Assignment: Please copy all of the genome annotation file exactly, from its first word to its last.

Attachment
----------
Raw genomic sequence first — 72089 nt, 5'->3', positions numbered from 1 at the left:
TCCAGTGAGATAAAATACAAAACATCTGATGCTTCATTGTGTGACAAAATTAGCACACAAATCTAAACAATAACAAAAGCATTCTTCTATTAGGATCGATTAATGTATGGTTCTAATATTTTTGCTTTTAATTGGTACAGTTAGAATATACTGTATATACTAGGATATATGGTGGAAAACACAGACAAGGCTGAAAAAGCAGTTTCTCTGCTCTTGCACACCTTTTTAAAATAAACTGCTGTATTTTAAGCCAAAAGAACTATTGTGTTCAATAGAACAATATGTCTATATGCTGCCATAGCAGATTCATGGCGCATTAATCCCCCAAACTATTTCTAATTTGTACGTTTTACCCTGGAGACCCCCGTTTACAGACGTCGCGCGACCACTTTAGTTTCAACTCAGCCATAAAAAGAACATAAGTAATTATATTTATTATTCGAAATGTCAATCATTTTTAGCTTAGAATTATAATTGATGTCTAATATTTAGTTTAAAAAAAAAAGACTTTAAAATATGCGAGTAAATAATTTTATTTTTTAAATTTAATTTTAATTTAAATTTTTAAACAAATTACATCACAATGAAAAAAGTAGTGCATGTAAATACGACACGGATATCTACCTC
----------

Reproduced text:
Raw genomic sequence first — 72089 nt, 5'->3', positions numbered from 1 at the left:
TCCAGTGAGATAAAATACAAAACATCTGATGCTTCATTGTGTGACAAAATTAGCACACAAATCTAAACAATAACAAAAGCATTCTTCTATTAGGATCGATTAATGTATGGTTCTAATATTTTTGCTTTTAATTGGTACAGTTAGAATATACTGTATATACTAGGATATATGGTGGAAAACACAGACAAGGCTGAAAAAGCAGTTTCTCTGCTCTTGCACACCTTTTTAAAATAAACTGCTGTATTTTAAGCCAAAAGAACTATTGTGTTCAATAGAACAATATGTCTATATGCTGCCATAGCAGATTCATGGCGCATTAATCCCCCAAACTATTTCTAATTTGTACGTTTTACCCTGGAGACCCCCGTTTACAGACGTCGCGCGACCACTTTAGTTTCAACTCAGCCATAAAAAGAACATAAGTAATTATATTTATTATTCGAAATGTCAATCATTTTTAGCTTAGAATTATAATTGATGTCTAATATTTAGTTTAAAAAAAAAAGACTTTAAAATATGCGAGTAAATAATTTTATTTTTTAAATTTAATTTTAATTTAAATTTTTAAACAAATTACATCACAATGAAAAAAGTAGTGCATGTAAATACGACACGGATATCTACCTC